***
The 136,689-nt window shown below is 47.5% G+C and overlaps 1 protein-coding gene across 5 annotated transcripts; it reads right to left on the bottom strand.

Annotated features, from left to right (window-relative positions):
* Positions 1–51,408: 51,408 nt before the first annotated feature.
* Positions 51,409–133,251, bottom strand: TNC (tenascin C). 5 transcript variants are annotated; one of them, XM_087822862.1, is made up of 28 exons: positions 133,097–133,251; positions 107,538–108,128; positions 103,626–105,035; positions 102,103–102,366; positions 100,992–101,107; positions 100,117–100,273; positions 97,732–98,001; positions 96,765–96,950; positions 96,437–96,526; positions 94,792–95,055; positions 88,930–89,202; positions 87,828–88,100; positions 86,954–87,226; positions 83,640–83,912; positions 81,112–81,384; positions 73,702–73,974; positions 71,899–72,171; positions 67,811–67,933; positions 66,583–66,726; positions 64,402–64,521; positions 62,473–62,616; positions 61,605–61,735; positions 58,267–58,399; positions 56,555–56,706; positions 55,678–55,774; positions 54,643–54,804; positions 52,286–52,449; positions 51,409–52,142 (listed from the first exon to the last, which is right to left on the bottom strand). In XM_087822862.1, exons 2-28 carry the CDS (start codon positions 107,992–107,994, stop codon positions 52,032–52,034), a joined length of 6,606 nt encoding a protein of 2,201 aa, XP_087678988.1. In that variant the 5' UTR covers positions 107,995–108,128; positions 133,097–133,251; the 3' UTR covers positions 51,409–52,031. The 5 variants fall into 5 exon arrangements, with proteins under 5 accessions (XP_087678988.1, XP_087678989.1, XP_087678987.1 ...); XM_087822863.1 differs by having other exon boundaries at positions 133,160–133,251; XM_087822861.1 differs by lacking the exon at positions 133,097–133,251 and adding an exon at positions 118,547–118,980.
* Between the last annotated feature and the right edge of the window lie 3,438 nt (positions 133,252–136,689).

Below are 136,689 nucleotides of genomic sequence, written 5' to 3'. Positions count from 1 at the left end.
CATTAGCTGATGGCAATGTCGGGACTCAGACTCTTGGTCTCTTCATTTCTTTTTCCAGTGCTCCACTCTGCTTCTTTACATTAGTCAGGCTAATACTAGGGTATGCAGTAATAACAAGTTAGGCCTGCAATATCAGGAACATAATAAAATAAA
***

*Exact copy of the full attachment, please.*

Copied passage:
The 136,689-nt window shown below is 47.5% G+C and overlaps 1 protein-coding gene across 5 annotated transcripts; it reads right to left on the bottom strand.

Annotated features, from left to right (window-relative positions):
* Positions 1–51,408: 51,408 nt before the first annotated feature.
* Positions 51,409–133,251, bottom strand: TNC (tenascin C). 5 transcript variants are annotated; one of them, XM_087822862.1, is made up of 28 exons: positions 133,097–133,251; positions 107,538–108,128; positions 103,626–105,035; positions 102,103–102,366; positions 100,992–101,107; positions 100,117–100,273; positions 97,732–98,001; positions 96,765–96,950; positions 96,437–96,526; positions 94,792–95,055; positions 88,930–89,202; positions 87,828–88,100; positions 86,954–87,226; positions 83,640–83,912; positions 81,112–81,384; positions 73,702–73,974; positions 71,899–72,171; positions 67,811–67,933; positions 66,583–66,726; positions 64,402–64,521; positions 62,473–62,616; positions 61,605–61,735; positions 58,267–58,399; positions 56,555–56,706; positions 55,678–55,774; positions 54,643–54,804; positions 52,286–52,449; positions 51,409–52,142 (listed from the first exon to the last, which is right to left on the bottom strand). In XM_087822862.1, exons 2-28 carry the CDS (start codon positions 107,992–107,994, stop codon positions 52,032–52,034), a joined length of 6,606 nt encoding a protein of 2,201 aa, XP_087678988.1. In that variant the 5' UTR covers positions 107,995–108,128; positions 133,097–133,251; the 3' UTR covers positions 51,409–52,031. The 5 variants fall into 5 exon arrangements, with proteins under 5 accessions (XP_087678988.1, XP_087678989.1, XP_087678987.1 ...); XM_087822863.1 differs by having other exon boundaries at positions 133,160–133,251; XM_087822861.1 differs by lacking the exon at positions 133,097–133,251 and adding an exon at positions 118,547–118,980.
* Between the last annotated feature and the right edge of the window lie 3,438 nt (positions 133,252–136,689).

Below are 136,689 nucleotides of genomic sequence, written 5' to 3'. Positions count from 1 at the left end.
CATTAGCTGATGGCAATGTCGGGACTCAGACTCTTGGTCTCTTCATTTCTTTTTCCAGTGCTCCACTCTGCTTCTTTACATTAGTCAGGCTAATACTAGGGTATGCAGTAATAACAAGTTAGGCCTGCAATATCAGGAACATAATAAAATAAA